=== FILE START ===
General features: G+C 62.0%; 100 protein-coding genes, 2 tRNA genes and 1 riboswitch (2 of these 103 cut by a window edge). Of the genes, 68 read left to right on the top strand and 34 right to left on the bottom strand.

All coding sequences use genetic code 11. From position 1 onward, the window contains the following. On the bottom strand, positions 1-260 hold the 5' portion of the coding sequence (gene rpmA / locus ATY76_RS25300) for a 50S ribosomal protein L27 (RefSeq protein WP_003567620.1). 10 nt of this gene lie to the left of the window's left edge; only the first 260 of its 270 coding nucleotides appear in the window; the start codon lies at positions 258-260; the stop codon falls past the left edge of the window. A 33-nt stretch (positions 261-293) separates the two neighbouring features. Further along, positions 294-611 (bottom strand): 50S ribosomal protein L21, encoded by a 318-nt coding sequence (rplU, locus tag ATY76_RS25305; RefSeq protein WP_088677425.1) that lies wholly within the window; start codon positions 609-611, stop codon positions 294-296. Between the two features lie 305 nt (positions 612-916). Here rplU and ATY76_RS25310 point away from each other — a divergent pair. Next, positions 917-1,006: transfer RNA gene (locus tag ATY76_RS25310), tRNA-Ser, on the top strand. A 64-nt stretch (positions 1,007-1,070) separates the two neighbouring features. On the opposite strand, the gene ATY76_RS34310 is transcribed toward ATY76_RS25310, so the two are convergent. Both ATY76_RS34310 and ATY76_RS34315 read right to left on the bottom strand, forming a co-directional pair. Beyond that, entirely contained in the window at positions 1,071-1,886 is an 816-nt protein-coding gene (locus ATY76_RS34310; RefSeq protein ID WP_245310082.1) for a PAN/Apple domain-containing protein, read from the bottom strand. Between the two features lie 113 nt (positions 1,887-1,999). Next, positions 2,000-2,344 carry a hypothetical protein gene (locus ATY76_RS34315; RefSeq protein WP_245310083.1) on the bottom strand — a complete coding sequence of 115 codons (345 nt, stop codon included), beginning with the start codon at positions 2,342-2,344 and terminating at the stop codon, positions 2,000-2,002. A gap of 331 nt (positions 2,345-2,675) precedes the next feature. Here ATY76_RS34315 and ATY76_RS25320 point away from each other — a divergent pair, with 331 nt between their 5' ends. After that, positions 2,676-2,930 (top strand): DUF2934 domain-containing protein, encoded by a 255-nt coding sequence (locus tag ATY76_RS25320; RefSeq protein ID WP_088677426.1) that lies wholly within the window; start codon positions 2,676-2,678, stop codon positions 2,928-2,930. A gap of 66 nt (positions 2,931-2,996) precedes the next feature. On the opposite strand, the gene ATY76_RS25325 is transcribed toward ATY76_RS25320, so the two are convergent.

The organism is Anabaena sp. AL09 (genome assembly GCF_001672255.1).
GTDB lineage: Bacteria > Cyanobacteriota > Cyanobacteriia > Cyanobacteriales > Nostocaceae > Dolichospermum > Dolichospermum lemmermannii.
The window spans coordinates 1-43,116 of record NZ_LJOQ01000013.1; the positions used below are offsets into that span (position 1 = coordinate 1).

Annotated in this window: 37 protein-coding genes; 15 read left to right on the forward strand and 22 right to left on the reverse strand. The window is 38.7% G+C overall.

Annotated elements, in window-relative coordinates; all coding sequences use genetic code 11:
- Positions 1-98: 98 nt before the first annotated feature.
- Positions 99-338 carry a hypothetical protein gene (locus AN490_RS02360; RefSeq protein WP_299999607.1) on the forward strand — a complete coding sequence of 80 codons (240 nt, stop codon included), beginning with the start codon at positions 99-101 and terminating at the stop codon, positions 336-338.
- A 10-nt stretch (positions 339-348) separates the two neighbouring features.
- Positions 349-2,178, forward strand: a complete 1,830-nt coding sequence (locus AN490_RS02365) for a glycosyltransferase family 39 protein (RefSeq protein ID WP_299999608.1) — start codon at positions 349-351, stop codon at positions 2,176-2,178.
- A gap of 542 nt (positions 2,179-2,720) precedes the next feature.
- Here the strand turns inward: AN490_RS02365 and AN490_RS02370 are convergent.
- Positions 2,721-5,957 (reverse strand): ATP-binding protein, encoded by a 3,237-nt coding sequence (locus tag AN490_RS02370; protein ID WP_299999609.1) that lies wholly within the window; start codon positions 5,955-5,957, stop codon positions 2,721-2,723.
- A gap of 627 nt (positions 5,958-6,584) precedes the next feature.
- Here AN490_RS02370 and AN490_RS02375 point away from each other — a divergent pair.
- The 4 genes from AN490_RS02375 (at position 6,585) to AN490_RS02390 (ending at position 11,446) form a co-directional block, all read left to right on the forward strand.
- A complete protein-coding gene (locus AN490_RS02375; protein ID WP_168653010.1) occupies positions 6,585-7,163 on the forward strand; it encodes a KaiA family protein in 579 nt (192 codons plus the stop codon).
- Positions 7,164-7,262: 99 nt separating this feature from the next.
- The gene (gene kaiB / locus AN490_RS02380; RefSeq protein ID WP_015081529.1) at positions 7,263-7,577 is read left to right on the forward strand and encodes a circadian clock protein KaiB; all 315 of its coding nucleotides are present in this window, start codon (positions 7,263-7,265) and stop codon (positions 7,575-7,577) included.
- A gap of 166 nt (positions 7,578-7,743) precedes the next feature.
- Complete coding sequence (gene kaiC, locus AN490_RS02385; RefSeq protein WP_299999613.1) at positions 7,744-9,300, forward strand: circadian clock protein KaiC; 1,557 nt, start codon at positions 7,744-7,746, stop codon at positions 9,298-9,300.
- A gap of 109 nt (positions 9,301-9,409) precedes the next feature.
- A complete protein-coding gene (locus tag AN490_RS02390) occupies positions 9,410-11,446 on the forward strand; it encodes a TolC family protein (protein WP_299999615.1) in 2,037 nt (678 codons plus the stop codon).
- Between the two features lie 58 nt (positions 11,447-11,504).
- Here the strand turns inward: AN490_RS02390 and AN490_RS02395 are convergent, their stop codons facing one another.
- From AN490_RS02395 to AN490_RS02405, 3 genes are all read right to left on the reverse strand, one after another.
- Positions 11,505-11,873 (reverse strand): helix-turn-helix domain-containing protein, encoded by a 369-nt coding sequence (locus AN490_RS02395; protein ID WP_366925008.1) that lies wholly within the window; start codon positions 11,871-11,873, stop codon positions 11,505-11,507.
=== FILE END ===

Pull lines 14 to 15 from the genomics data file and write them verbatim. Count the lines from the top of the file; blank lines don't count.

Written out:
- Positions 2,721-5,957 (reverse strand): ATP-binding protein, encoded by a 3,237-nt coding sequence (locus tag AN490_RS02370; protein ID WP_299999609.1) that lies wholly within the window; start codon positions 5,955-5,957, stop codon positions 2,721-2,723.
- A gap of 627 nt (positions 5,958-6,584) precedes the next feature.